When it comes to leaning on each other after a big day, whether it’s a long day at the office or a haircut at the shearing shed, sheep and humans have more than we thought. A new study finds that they have something in common.
- Studies have found that exposure to stressful experiences is a major factor in building bonds
- A GPS device was strapped to the sheep for a day to monitor their movements.
- Data show that sheep tend to pack together with their mates
A recent study by CSIRO in Armidale found that individual sheep herd toward other sheep who were there when exposed to stress, and when it comes to sheep, stressful experiences are key to bonding.
The study was published in the online journal of the Royal Society biology letter.
CSIRO senior research scientist and study co-author Dana Campbell said the findings came from an attempt to understand social relationships between sheep.
“Temporary stress can occur when dogs are flocked, released in the yard, or standard controlled animal husbandry practices such as shearing,” says Dr. Campbell.
“We picked these things and spent the day doing them,” she said.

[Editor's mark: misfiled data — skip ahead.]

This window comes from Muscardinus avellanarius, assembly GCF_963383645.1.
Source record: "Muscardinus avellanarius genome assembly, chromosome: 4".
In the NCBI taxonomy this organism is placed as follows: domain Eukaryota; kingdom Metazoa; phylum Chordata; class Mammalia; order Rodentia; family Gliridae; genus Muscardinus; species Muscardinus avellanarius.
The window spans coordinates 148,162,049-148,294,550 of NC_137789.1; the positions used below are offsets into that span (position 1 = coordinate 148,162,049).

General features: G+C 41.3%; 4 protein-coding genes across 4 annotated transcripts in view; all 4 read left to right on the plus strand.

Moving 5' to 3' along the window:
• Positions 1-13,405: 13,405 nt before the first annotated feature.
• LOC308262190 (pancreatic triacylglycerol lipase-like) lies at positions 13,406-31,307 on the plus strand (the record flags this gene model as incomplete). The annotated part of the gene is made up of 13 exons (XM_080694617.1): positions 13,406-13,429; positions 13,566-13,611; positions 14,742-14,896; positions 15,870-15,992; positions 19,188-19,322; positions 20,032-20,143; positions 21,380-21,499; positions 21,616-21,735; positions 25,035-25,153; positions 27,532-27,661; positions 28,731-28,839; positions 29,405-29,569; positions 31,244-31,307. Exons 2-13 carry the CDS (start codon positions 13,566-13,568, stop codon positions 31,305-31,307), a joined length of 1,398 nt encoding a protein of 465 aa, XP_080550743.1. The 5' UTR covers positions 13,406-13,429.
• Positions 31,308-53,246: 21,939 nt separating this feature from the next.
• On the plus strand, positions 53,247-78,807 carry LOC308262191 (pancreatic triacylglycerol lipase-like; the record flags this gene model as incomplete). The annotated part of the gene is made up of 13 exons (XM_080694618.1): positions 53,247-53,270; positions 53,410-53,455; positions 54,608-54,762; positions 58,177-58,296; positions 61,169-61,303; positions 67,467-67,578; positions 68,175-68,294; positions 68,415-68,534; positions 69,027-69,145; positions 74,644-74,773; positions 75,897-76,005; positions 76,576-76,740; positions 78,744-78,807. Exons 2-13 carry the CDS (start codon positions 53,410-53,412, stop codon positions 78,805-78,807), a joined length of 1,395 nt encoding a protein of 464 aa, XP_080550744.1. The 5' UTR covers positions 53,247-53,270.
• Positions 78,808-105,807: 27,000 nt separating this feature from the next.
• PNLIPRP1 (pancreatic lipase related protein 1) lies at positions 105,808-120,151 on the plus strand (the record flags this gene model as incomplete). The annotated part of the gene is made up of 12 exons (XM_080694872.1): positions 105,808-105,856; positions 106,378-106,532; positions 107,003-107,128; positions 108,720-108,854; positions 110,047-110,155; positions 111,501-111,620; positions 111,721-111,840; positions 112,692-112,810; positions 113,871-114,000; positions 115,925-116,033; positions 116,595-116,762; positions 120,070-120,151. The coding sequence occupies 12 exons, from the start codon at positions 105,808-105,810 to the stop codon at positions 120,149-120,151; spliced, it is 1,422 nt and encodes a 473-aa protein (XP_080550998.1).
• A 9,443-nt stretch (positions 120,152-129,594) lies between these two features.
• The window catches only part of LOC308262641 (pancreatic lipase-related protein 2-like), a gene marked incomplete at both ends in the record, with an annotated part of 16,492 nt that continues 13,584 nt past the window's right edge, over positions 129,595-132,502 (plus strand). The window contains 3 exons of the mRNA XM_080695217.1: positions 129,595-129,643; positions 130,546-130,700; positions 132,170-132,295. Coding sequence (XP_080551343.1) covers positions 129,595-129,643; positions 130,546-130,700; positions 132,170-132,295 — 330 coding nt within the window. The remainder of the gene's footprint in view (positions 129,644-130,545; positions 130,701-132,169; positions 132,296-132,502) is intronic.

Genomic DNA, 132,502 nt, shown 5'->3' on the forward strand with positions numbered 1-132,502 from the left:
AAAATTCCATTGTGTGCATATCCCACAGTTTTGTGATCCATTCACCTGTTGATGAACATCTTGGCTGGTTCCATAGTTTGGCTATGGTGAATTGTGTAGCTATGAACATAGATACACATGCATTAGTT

Equipped with GPS devices on their backs, the sheep were set free to rest after a busy day in the paddock.
“We found that sheep who experienced this stress together were more likely to spend time together compared to groups of sheep who did not share this experience,” said Dr. Campbell.
A study conducted prior to this study found that sheep can not only recognize each other, but can even identify people they’ve seen before from photographs.
GPS data showed that sheep tended to flock with their mates, but stressful experiences were a big factor in forming bonds.
Dr. Campbell said the study could help sheep beyond the reassurance of having someone to comfort them when they come home after a long day at the pasture, ranch or shearing shed. I got
“If you have hundreds or thousands of groups of sheep, you can describe them and make sure you’re not splitting groups of sheep that are close to each other.”
“Having a social companion can actually reduce stress,” says Dr. Campbell.
Reducing the effects of necessary stress is an important step for farmers, but the daily activities involved in sheep production are unlikely to cause undue stress.
“Sheep recover from them as long as they are temporary stressful events.
“If you have these stressful procedures that you have to undertake, keep the duration as short as possible,” Dr. Campbell said.
Sheep looking to each other for comfort is an important finding from this study, but there is still much to learn.
“Now that we can actually measure and understand these relationships, the questions are endless.”
https://www.abc.net.au/news/rural/2023-02-08/shared-stressful-experiences-affect-social-proximity-in-sheep/101944540 Study finds sheep and humans have more in common when it comes to sharing stress